“The first two psilocybin studies conducted at Johns Hopkins, in 2008 and 2011 respectively, showed that psilocybin occasions [can result in] personally meaningful and spiritually significant mystical experiences [that can] produce positive changes in attitudes, mood, altruism, behavior, and life-satisfaction,” according to the Multidisciplinary Association for Psychedelic Studies (MAPS). MAPS, an organization created by New College alum Rick Doblin, is dedicated to the development of medical, legal and cultural contexts in which people can benefit from the careful uses of psychedelics and marijuana.

There is a huge gap in scientific research on the psychedelic front, primarily as a result of reactionary controlled substance laws that were created in response to the perceived role of psychedelics in the 1960s. One of the first major scientific studies on the benefits of the psilocybin compound, the Harvard Psilocybin Project (1960-1962), ended with the termination of Timothy Leary and his partner Richard Alpert, now known as Ram Dass, from Harvard. The study led to the regulation of the once-legal psilocybin compound, first under the Drug Abuse Control Amendments of 1965 and then under the Controlled Substance Act of 1970.

The Controlled Substances Act was responsible for categorizing a majority of psychedelics, including marijuana, LSD, MDMA, DMT, psilocybin and peyote, as Schedule I drugs, a category defined by substances with both a high potential for abuse and no accepted medical use. The demonization of psilocybin, and other psychedelics, led to the use of their compounds, even in highly controlled academic settings, being banned for the next 20 years.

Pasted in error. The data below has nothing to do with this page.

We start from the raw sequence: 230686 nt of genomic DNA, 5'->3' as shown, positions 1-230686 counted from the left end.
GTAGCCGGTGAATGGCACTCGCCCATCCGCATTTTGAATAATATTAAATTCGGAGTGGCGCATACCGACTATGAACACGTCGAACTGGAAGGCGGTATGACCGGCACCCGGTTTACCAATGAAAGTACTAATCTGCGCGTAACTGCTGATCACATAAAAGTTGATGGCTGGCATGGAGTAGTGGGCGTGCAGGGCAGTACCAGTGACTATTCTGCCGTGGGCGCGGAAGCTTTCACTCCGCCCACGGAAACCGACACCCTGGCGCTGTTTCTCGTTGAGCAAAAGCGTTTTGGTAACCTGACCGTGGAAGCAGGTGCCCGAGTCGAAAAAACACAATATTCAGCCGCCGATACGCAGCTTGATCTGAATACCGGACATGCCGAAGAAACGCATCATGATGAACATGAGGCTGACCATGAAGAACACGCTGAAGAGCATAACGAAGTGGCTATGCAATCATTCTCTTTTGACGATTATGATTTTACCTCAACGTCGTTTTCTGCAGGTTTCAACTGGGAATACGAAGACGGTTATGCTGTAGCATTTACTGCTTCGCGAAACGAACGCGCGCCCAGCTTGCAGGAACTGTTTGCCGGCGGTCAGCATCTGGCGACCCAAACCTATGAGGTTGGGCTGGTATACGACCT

Psychedelic research began to pick up again in the 1990s, with Rick Strassman’s revolutionary experiments with the tryptamine compound commonly known as DMT. Strassman was the first person in the U.S. to embark on human research with a psychedelic in more than 20 years, and his struggle in obtaining the compound and inability to complete his research as he originally desired are well documented in his book, “DMT: The Spirit Molecule.”

Participation in Psilocybin Day of Action included the screening of documentaries, distribution of educational materials, the hosting of formal or informal discussions, panels, and debates around the nation as well as through SSDP’s international branches in Canada and Mexico.

New College’s participation in Psilocybin Day of Action took place in the Gender and Diversity Center. Students watched informational videos on the medicinal benefits of psilocybin and other psychedelics, both physiologically and psychologically, and held informal discussions on the cultural, historical and pharmacological components of psychedelics and their use throughout the world.

SSDP’s participation in Psilocybin Day of Action has allowed for more open discussion about psychedelics without the negative bias that permeates popular media, the government and law enforcement.